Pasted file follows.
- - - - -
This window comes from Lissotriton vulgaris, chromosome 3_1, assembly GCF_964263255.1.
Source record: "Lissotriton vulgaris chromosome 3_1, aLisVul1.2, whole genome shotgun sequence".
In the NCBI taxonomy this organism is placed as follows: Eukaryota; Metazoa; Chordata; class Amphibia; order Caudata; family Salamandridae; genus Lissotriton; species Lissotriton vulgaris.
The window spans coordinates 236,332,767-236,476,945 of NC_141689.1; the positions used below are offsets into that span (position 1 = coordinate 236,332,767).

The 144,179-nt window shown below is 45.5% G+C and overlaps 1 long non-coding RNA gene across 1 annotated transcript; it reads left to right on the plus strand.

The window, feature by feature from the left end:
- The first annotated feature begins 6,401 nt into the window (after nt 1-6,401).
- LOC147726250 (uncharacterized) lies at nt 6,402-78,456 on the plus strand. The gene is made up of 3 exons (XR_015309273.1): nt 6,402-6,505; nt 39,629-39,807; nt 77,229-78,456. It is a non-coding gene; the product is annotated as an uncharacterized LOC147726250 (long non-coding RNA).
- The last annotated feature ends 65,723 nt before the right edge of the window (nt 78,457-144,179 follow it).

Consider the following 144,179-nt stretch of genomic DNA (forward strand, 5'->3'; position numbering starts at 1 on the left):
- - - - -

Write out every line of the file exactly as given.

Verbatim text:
This window comes from Lissotriton vulgaris, chromosome 3_1, assembly GCF_964263255.1.
Source record: "Lissotriton vulgaris chromosome 3_1, aLisVul1.2, whole genome shotgun sequence".
In the NCBI taxonomy this organism is placed as follows: Eukaryota; Metazoa; Chordata; class Amphibia; order Caudata; family Salamandridae; genus Lissotriton; species Lissotriton vulgaris.
The window spans coordinates 236,332,767-236,476,945 of NC_141689.1; the positions used below are offsets into that span (position 1 = coordinate 236,332,767).

The 144,179-nt window shown below is 45.5% G+C and overlaps 1 long non-coding RNA gene across 1 annotated transcript; it reads left to right on the plus strand.

The window, feature by feature from the left end:
- The first annotated feature begins 6,401 nt into the window (after nt 1-6,401).
- LOC147726250 (uncharacterized) lies at nt 6,402-78,456 on the plus strand. The gene is made up of 3 exons (XR_015309273.1): nt 6,402-6,505; nt 39,629-39,807; nt 77,229-78,456. It is a non-coding gene; the product is annotated as an uncharacterized LOC147726250 (long non-coding RNA).
- The last annotated feature ends 65,723 nt before the right edge of the window (nt 78,457-144,179 follow it).

Consider the following 144,179-nt stretch of genomic DNA (forward strand, 5'->3'; position numbering starts at 1 on the left):